A Conversation with Photographer Stacy Scranton-Morgan

Stacy Scranton-Morgan is a popular photographer, and I’ve run into her at several different conventions. She’s not only great at taking pictures of the panelists and speakers, but also takes wonderful behind-the-scenes pictures of moments that wouldn’t otherwise be captured. Stacy also takes headshots, which is a necessity for every author. I tracked her down and asked for a little advice on how to take a decent author’s photo.

Mercedes M. Yardley: Hi, Stacy! Thank you so much for agreeing to this interview. As authors, we’re used to using words and phrases to convey nuances and emotions. As a photographer, you do things visually. It’s a completely different world.

Take the subject of author’s photos. They can be quite daunting to a writer. Suddenly one photo is going to basically encapsulate us as a person. They’ll be used online, on the backs of our books, and as promotional tools. The experience of taking an author’s photo can be terribly awkward. This is where your expertise comes in.

Is it possible to take a good photo if the author is extremely nervous? What would you suggest is the best way to calm down?

Stacy Scranton-Morgan: The first part of the question reminds me of the episode of Friends when Monica and Chandler were having their engagement portraits taken. Chandler was so nervous that he just could not get a good picture. So I would say there are those extreme cases. Most people, especially ones that are not used to having their photographs taken, do get nervous in front of the camera. The best thing you can do is try to relax and have fun with it. Take a few deep breaths. When I’m photographing people, I try to have fun with them. I like to joke around and get them laughing a little bit. By being a little goofy, it usually helps to loosen up my subject. Just remember, you have the easy job. You just have to sit there and be yourself.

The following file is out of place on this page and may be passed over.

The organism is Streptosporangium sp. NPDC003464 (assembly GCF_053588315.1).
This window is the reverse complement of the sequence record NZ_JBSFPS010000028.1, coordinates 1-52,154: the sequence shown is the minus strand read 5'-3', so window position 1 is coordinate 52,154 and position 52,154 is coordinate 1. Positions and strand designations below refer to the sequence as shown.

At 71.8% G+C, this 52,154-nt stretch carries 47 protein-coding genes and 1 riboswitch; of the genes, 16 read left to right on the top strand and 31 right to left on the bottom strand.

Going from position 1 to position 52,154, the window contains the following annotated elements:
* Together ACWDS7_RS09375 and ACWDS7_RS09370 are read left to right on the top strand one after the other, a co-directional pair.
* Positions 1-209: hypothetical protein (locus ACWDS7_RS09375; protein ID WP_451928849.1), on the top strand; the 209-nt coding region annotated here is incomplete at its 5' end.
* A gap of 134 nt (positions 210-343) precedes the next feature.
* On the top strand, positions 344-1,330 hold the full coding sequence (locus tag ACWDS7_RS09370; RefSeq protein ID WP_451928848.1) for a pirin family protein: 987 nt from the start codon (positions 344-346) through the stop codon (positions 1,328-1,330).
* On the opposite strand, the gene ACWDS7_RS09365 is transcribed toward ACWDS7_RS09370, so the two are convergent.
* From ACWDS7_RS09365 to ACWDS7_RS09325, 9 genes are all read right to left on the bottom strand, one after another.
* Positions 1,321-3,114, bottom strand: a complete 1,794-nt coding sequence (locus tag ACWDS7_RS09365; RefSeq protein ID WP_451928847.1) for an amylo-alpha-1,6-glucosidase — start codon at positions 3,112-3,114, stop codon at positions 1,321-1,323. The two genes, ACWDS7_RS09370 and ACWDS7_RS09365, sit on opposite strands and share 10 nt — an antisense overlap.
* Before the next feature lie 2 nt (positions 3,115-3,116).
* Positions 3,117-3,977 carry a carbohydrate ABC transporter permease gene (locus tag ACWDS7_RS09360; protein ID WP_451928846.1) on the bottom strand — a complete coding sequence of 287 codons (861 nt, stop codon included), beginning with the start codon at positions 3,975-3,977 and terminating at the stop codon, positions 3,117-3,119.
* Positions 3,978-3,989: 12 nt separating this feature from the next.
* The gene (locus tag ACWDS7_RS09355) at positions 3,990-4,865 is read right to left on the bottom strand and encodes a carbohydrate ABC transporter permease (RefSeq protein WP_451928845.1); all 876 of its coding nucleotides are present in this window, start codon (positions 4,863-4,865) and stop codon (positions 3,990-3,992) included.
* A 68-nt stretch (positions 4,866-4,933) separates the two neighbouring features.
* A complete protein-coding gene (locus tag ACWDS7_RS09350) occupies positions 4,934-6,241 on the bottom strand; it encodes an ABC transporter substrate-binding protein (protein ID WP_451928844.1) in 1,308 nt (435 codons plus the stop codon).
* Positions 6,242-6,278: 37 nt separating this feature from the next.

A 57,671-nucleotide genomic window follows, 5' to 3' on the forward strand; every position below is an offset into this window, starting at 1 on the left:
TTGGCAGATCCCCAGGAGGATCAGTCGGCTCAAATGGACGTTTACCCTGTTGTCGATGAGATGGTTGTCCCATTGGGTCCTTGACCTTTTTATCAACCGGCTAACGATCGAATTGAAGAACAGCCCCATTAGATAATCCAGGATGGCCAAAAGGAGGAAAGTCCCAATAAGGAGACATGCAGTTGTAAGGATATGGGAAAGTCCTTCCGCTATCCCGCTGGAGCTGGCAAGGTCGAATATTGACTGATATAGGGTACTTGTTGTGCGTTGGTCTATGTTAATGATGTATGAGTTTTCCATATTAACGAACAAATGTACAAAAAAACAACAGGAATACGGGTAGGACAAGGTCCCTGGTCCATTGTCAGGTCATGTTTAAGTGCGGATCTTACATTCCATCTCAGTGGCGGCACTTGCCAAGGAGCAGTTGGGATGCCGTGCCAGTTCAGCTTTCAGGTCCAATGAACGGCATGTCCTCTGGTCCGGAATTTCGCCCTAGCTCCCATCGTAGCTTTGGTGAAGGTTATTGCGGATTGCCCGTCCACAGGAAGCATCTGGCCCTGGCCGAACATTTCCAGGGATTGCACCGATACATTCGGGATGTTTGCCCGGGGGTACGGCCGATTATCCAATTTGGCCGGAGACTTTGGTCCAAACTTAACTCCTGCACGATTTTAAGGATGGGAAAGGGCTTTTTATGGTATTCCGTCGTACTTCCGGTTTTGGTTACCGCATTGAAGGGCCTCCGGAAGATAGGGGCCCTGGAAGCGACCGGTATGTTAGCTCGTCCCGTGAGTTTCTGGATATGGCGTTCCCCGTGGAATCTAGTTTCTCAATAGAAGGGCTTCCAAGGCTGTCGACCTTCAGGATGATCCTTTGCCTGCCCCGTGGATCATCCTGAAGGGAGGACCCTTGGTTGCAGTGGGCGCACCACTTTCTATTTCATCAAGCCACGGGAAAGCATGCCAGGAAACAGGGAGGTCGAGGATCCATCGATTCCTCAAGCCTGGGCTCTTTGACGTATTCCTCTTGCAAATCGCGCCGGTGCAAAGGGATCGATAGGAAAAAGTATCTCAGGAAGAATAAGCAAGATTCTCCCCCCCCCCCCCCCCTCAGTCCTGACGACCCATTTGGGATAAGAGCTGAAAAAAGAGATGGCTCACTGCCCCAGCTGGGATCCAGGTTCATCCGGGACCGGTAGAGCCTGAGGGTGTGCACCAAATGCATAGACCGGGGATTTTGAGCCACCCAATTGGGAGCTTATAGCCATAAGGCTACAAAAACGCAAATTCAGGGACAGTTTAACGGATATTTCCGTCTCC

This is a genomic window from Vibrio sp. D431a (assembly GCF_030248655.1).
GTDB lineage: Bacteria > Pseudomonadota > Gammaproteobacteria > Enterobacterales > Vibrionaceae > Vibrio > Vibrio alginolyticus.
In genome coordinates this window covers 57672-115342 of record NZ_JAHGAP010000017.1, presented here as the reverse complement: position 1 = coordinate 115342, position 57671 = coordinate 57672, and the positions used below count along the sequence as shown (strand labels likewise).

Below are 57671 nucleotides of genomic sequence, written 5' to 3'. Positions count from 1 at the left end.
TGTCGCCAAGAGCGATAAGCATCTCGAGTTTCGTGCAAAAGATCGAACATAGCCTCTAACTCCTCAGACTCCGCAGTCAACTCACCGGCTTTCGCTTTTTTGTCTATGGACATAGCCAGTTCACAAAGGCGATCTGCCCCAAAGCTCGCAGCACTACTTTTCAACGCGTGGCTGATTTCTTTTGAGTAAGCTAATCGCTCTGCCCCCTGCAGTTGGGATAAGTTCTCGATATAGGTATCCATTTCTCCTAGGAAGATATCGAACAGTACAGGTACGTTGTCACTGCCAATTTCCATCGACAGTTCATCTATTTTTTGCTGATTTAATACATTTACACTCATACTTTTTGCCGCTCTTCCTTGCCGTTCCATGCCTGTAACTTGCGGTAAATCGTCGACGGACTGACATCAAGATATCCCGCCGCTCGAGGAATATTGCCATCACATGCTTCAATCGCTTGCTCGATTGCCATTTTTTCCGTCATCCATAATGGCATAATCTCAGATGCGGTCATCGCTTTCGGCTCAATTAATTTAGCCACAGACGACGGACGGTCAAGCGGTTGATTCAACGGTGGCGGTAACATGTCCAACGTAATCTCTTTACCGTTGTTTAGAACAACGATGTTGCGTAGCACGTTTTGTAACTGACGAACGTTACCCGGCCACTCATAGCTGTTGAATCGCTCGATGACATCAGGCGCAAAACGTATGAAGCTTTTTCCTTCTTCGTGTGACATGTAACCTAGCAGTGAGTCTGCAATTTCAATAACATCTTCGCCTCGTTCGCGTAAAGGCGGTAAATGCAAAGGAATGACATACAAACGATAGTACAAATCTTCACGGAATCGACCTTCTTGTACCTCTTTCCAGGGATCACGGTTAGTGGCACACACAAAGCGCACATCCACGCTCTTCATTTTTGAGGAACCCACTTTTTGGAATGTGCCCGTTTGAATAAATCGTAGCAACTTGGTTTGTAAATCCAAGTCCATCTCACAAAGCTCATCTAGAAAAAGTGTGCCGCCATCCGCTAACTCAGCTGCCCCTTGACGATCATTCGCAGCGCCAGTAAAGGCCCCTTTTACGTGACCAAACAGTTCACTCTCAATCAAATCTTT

MMY: Many authors, especially genre authors, want to portray a specific type of mood. Joyful, happy, quirky, mysterious. How would you suggest getting this mood across? Is it on the part of the author (look intelligent, darling!) or on the part of the photographer? (I have the perfect lighting for this!)

SSM: The important part of this scenario is to make sure you communicate with the photographer, especially if there is a specific mood you want to convey. There are going to be several things that go into conveying that mood successfully. The first would be expression. If you are trying to convey a mysterious mood, then having a cheesy smile probably won’t help with that. The rest will be up to the photographer. This would be done with the correct background, lighting, and in the processing of the image, for example color vs. black and white, or another tone.

MMY: What are some of the most common questions that you receive? Like “What do I do with my hands?” And perhaps “Can you make me look thinner?” What are the answers to these questions?

SSM: That’s so funny that you said that. Those are probably the most common questions, especially the “Can you make me look thinner?” question. I will usually joke with them and give them some sort of silly answer to that question. But in reality, there are a couple of things that can be done, such as using proper angles and lighting that can help to make someone look a little bit thinner.

MMY: Do you suggest props?

SSM: If there are certain props that will help to convey the mood or message, then by all means, I will encourage incorporating them in the portrait.

MMY: What tips can you give us? Are there better ways to sit or stand? Colors that work best? Poses that you would suggest?

SSC: I can’t emphasize enough the advice to just relax and have FUN. As your photographer, I will guide you on what to do, how to sit or stand, and where to put your hands. Also, remember, the more uncomfortable the pose, the better it’s going to look. LOL. Wearing solid colors will usually make for a better portrait.

MMY: What would you advise against?

SSC: Yes, I would advise against missing out on the KillerCon author headshot special. It is only $25 and you will receive several digital images in both color and black and white. (This is a $150 value.)

MMY: Yes! Killercon is in Las Vegas this week, September 19–22, and you’ll be doing pictures! Excellent. Now describe your ideal author photo-session. Your client walks in and…

SSM: Sits down and completely gives themselves over to the process and when they receive their portraits, loves every single one of them. (This can be quite the fantasy because women rarely like their portraits to begin with. LOL.)

MMY: Thanks again, Stacy!

You can find Stacy on Facebook or on her website. You can also e-mail her at sscrantonphoto@gmail.com.

About Mercedes M. Yardley

Nonfiction Editor, Slushie, Shock Totem Goddess
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